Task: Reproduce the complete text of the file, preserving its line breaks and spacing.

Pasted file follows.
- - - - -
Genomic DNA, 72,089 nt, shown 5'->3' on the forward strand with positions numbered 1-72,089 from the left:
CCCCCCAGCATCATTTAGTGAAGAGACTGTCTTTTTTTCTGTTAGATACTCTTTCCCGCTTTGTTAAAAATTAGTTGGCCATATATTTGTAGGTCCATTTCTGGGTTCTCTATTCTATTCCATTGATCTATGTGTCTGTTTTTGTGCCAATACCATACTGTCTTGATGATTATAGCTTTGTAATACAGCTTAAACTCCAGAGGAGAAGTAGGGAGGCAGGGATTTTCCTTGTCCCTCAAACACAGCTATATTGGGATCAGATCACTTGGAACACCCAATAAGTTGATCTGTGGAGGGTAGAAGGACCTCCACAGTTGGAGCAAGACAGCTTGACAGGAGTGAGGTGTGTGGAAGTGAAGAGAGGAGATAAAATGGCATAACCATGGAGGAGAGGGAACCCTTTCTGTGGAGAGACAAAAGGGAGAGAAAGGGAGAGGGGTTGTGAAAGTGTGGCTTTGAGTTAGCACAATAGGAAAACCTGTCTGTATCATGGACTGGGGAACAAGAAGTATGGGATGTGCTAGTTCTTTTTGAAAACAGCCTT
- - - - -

Genomic DNA, 72,089 nt, shown 5'->3' on the forward strand with positions numbered 1-72,089 from the left:
CCCCCCAGCATCATTTAGTGAAGAGACTGTCTTTTTTTCTGTTAGATACTCTTTCCCGCTTTGTTAAAAATTAGTTGGCCATATATTTGTAGGTCCATTTCTGGGTTCTCTATTCTATTCCATTGATCTATGTGTCTGTTTTTGTGCCAATACCATACTGTCTTGATGATTATAGCTTTGTAATACAGCTTAAACTCCAGAGGAGAAGTAGGGAGGCAGGGATTTTCCTTGTCCCTCAAACACAGCTATATTGGGATCAGATCACTTGGAACACCCAATAAGTTGATCTGTGGAGGGTAGAAGGACCTCCACAGTTGGAGCAAGACAGCTTGACAGGAGTGAGGTGTGTGGAAGTGAAGAGAGGAGATAAAATGGCATAACCATGGAGGAGAGGGAACCCTTTCTGTGGAGAGACAAAAGGGAGAGAAAGGGAGAGGGGTTGTGAAAGTGTGGCTTTGAGTTAGCACAATAGGAAAACCTGTCTGTATCATGGACTGGGGAACAAGAAGTATGGGATGTGCTAGTTCTTTTTGAAAACAGCCTT